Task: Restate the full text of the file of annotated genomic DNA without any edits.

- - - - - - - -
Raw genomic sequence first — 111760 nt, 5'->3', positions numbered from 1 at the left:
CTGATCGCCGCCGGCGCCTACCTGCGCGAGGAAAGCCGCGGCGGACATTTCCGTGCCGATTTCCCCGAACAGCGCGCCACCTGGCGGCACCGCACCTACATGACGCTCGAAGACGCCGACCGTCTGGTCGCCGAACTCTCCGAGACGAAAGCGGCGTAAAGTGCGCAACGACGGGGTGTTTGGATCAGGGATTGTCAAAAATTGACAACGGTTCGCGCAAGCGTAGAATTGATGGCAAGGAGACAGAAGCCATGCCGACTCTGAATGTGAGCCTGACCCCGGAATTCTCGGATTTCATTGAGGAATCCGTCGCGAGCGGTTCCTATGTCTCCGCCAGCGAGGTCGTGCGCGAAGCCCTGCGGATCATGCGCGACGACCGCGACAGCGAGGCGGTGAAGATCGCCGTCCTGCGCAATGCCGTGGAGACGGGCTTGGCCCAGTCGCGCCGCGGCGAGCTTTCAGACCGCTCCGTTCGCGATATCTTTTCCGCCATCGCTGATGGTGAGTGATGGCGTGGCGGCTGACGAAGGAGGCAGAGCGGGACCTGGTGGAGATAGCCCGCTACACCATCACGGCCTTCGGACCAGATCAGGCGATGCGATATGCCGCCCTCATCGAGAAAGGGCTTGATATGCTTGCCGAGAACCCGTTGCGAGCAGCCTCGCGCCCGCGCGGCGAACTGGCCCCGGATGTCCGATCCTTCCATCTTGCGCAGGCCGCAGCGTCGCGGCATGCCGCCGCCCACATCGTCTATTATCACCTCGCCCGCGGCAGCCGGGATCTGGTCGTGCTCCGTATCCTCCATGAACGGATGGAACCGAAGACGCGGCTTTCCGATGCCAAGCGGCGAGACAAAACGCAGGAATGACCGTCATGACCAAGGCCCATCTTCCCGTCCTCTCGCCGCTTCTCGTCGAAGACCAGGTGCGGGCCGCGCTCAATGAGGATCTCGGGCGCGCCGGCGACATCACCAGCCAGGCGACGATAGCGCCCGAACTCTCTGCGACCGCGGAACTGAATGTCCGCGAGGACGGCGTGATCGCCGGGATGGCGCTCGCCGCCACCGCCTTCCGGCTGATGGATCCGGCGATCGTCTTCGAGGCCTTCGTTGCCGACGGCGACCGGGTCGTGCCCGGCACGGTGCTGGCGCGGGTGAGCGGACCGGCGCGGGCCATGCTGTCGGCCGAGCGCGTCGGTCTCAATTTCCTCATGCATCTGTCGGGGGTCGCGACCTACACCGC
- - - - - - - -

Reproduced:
Raw genomic sequence first — 111760 nt, 5'->3', positions numbered from 1 at the left:
CTGATCGCCGCCGGCGCCTACCTGCGCGAGGAAAGCCGCGGCGGACATTTCCGTGCCGATTTCCCCGAACAGCGCGCCACCTGGCGGCACCGCACCTACATGACGCTCGAAGACGCCGACCGTCTGGTCGCCGAACTCTCCGAGACGAAAGCGGCGTAAAGTGCGCAACGACGGGGTGTTTGGATCAGGGATTGTCAAAAATTGACAACGGTTCGCGCAAGCGTAGAATTGATGGCAAGGAGACAGAAGCCATGCCGACTCTGAATGTGAGCCTGACCCCGGAATTCTCGGATTTCATTGAGGAATCCGTCGCGAGCGGTTCCTATGTCTCCGCCAGCGAGGTCGTGCGCGAAGCCCTGCGGATCATGCGCGACGACCGCGACAGCGAGGCGGTGAAGATCGCCGTCCTGCGCAATGCCGTGGAGACGGGCTTGGCCCAGTCGCGCCGCGGCGAGCTTTCAGACCGCTCCGTTCGCGATATCTTTTCCGCCATCGCTGATGGTGAGTGATGGCGTGGCGGCTGACGAAGGAGGCAGAGCGGGACCTGGTGGAGATAGCCCGCTACACCATCACGGCCTTCGGACCAGATCAGGCGATGCGATATGCCGCCCTCATCGAGAAAGGGCTTGATATGCTTGCCGAGAACCCGTTGCGAGCAGCCTCGCGCCCGCGCGGCGAACTGGCCCCGGATGTCCGATCCTTCCATCTTGCGCAGGCCGCAGCGTCGCGGCATGCCGCCGCCCACATCGTCTATTATCACCTCGCCCGCGGCAGCCGGGATCTGGTCGTGCTCCGTATCCTCCATGAACGGATGGAACCGAAGACGCGGCTTTCCGATGCCAAGCGGCGAGACAAAACGCAGGAATGACCGTCATGACCAAGGCCCATCTTCCCGTCCTCTCGCCGCTTCTCGTCGAAGACCAGGTGCGGGCCGCGCTCAATGAGGATCTCGGGCGCGCCGGCGACATCACCAGCCAGGCGACGATAGCGCCCGAACTCTCTGCGACCGCGGAACTGAATGTCCGCGAGGACGGCGTGATCGCCGGGATGGCGCTCGCCGCCACCGCCTTCCGGCTGATGGATCCGGCGATCGTCTTCGAGGCCTTCGTTGCCGACGGCGACCGGGTCGTGCCCGGCACGGTGCTGGCGCGGGTGAGCGGACCGGCGCGGGCCATGCTGTCGGCCGAGCGCGTCGGTCTCAATTTCCTCATGCATCTGTCGGGGGTCGCGACCTACACCGC